At fertilization, a sperm and an egg fuse to start a new, genetically unique individual.
But deeper insight has eluded researchers.
“The spermatogenesis process is difficult to study, because we cannot culture all the required cells in the plastic dish,” explains Hammoud, an assistant professor of human genetics, obstetrics and gynecology, and urology at Michigan Medicine.
A detailed search
Much current knowledge of how sperm cells develop comes from examining tissue sections of the testis under a microscope or by analyzing a known population of cells using cell surface markers, which are like ID badges worn by certain types of cells.
Using these labor-intensive methods, researchers were able to define four major yet varying cell types: spermatogonia (comprising stem cells and progenitor cells, which are descendants of stem cells), spermatocytes (a diverse pool of meiotic cells), post-meiotic haploid cells known as round spermatids, and, finally, the mature sperm.
Still, the old approaches only analyzed a hodgepodge of commonly found cells, Hammond notes. Those methods usually missed rarer cell types and key developmental transitions that can help researchers replicate this process in vitro or understand the actual causes of male infertility.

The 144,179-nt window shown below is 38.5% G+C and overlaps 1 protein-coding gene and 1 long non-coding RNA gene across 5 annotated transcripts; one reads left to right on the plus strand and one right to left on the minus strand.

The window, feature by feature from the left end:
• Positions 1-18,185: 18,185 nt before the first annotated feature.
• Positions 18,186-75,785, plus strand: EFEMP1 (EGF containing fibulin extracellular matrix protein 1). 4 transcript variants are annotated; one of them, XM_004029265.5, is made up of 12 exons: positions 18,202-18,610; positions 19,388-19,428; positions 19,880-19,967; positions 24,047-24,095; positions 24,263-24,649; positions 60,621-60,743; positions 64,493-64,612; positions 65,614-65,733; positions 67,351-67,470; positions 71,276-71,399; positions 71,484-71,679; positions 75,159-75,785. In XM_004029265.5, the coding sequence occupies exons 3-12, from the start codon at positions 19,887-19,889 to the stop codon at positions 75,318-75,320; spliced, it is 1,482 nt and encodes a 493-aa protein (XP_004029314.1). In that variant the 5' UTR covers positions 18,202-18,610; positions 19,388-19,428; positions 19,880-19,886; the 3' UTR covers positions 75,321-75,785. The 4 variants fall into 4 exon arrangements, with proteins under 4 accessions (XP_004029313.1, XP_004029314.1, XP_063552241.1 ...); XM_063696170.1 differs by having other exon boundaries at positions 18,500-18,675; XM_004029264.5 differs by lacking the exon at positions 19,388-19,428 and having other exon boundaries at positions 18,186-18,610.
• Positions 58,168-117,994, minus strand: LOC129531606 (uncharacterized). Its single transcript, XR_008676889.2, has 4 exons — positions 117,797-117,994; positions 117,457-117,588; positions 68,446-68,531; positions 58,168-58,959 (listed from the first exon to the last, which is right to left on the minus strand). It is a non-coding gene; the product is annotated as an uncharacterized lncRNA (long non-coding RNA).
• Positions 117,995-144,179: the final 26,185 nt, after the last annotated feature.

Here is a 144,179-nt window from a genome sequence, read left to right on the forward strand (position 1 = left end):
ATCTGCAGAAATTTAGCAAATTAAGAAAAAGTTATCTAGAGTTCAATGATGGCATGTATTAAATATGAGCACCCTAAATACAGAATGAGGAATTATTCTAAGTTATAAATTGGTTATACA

To overcome this challenge, this new study applied a newly developed, advanced technique called single-cell RNA sequencing to separately analyze more than 30,0000 individual cells from mouse testes, measuring the activity of thousands of genes for each cell.
This led to the most complete catalog to date of all testis cells. The team used this data to characterize the sperm cell developmental program and find new cell types as well as molecular features.
For example, the atlas reveals for the first time that sperm develop in a continuous program, moving seamlessly from one biological state to the next.